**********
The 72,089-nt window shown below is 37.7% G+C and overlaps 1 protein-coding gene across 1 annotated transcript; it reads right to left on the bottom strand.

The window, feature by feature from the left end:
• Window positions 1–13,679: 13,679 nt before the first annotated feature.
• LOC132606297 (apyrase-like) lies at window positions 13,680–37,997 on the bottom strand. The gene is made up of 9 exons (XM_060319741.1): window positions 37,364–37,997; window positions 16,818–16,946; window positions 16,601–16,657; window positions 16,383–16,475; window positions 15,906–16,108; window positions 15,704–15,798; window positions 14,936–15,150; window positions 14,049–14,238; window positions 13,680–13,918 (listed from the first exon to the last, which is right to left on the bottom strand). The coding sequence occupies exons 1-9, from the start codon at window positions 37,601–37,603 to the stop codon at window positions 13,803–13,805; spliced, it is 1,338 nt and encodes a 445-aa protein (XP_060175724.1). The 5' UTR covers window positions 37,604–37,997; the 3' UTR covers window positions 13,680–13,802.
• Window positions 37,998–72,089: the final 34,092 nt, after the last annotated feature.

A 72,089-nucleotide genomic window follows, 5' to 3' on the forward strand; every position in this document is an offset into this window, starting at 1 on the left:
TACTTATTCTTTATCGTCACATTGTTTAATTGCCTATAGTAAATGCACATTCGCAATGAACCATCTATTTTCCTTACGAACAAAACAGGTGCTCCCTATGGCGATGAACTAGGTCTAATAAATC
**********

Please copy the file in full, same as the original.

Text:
The 72,089-nt window shown below is 37.7% G+C and overlaps 1 protein-coding gene across 1 annotated transcript; it reads right to left on the bottom strand.

The window, feature by feature from the left end:
• Window positions 1–13,679: 13,679 nt before the first annotated feature.
• LOC132606297 (apyrase-like) lies at window positions 13,680–37,997 on the bottom strand. The gene is made up of 9 exons (XM_060319741.1): window positions 37,364–37,997; window positions 16,818–16,946; window positions 16,601–16,657; window positions 16,383–16,475; window positions 15,906–16,108; window positions 15,704–15,798; window positions 14,936–15,150; window positions 14,049–14,238; window positions 13,680–13,918 (listed from the first exon to the last, which is right to left on the bottom strand). The coding sequence occupies exons 1-9, from the start codon at window positions 37,601–37,603 to the stop codon at window positions 13,803–13,805; spliced, it is 1,338 nt and encodes a 445-aa protein (XP_060175724.1). The 5' UTR covers window positions 37,604–37,997; the 3' UTR covers window positions 13,680–13,802.
• Window positions 37,998–72,089: the final 34,092 nt, after the last annotated feature.

A 72,089-nucleotide genomic window follows, 5' to 3' on the forward strand; every position in this document is an offset into this window, starting at 1 on the left:
TACTTATTCTTTATCGTCACATTGTTTAATTGCCTATAGTAAATGCACATTCGCAATGAACCATCTATTTTCCTTACGAACAAAACAGGTGCTCCCTATGGCGATGAACTAGGTCTAATAAATC